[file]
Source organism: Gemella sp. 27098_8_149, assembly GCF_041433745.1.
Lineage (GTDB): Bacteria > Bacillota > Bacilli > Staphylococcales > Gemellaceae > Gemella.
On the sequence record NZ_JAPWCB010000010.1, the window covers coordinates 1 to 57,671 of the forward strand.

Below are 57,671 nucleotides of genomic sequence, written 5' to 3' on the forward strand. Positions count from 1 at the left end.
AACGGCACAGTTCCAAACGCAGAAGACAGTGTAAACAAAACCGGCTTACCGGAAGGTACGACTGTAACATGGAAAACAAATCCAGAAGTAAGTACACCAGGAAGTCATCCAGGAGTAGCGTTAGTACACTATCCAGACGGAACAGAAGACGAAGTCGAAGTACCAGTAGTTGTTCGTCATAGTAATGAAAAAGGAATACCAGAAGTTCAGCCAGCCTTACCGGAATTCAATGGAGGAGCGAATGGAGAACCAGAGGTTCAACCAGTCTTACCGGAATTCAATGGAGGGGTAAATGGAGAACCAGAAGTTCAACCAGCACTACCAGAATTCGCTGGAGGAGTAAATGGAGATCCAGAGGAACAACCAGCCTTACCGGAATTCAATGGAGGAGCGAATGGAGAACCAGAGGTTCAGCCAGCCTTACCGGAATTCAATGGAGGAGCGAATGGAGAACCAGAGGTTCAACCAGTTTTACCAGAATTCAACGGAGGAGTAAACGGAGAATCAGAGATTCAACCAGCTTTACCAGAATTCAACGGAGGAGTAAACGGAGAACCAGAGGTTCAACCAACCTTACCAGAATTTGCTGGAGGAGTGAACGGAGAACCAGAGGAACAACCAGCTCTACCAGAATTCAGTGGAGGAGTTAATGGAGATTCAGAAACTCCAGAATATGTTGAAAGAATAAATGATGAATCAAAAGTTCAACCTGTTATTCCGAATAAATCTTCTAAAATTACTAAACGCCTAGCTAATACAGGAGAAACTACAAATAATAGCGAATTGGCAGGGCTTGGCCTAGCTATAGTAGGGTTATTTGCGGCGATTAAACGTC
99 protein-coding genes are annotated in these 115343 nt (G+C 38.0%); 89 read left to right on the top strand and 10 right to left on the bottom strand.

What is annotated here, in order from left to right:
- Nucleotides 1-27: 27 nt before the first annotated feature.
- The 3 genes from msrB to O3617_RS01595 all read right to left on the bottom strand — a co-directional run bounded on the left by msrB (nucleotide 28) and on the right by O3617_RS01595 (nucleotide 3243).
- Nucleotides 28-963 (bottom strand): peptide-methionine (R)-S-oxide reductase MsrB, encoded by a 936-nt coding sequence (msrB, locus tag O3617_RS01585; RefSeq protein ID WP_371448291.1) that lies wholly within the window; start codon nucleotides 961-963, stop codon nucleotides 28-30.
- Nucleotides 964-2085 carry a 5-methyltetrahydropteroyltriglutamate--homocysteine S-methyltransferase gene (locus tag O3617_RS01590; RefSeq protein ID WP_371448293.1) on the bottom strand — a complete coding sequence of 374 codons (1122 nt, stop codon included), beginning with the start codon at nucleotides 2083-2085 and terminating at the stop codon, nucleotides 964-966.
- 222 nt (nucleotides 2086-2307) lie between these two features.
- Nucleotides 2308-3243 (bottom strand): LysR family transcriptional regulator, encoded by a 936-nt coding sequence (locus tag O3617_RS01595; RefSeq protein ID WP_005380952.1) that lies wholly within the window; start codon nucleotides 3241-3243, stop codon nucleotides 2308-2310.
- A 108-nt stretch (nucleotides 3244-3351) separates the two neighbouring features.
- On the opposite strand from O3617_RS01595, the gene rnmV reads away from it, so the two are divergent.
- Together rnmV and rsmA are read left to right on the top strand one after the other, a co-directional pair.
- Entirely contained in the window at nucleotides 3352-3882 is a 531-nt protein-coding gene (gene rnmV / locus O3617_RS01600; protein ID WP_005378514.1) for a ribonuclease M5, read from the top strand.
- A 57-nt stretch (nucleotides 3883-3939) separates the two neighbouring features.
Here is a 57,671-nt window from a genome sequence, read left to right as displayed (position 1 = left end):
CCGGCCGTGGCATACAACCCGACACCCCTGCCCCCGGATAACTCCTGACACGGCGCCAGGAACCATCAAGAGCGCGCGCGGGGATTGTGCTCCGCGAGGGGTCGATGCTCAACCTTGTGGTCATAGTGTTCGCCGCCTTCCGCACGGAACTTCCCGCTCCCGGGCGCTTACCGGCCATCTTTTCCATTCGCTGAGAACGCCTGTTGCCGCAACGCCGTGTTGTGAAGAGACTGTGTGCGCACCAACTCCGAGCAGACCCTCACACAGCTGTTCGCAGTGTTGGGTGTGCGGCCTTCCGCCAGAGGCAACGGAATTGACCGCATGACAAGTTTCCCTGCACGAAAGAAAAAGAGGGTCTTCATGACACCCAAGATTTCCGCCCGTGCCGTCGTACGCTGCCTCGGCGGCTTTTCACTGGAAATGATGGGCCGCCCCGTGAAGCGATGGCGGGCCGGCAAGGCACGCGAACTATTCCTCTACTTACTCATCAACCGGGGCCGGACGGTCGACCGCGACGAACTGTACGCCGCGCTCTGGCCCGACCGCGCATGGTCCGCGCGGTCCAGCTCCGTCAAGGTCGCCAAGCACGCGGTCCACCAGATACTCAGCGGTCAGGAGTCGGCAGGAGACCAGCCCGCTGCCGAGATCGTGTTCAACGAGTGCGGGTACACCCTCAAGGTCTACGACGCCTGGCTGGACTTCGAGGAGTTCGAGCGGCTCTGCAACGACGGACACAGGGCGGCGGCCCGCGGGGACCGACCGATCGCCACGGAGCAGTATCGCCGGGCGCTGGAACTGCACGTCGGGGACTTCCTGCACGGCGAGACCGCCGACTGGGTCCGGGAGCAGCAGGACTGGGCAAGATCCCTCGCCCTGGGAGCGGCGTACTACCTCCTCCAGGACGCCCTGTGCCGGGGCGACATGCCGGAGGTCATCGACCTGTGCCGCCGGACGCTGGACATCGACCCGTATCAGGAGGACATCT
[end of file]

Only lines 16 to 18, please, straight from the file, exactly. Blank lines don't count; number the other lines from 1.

- Together rnmV and rsmA are read left to right on the top strand one after the other, a co-directional pair.
- Entirely contained in the window at nucleotides 3352-3882 is a 531-nt protein-coding gene (gene rnmV / locus O3617_RS01600; protein ID WP_005378514.1) for a ribonuclease M5, read from the top strand.
- A 57-nt stretch (nucleotides 3883-3939) separates the two neighbouring features.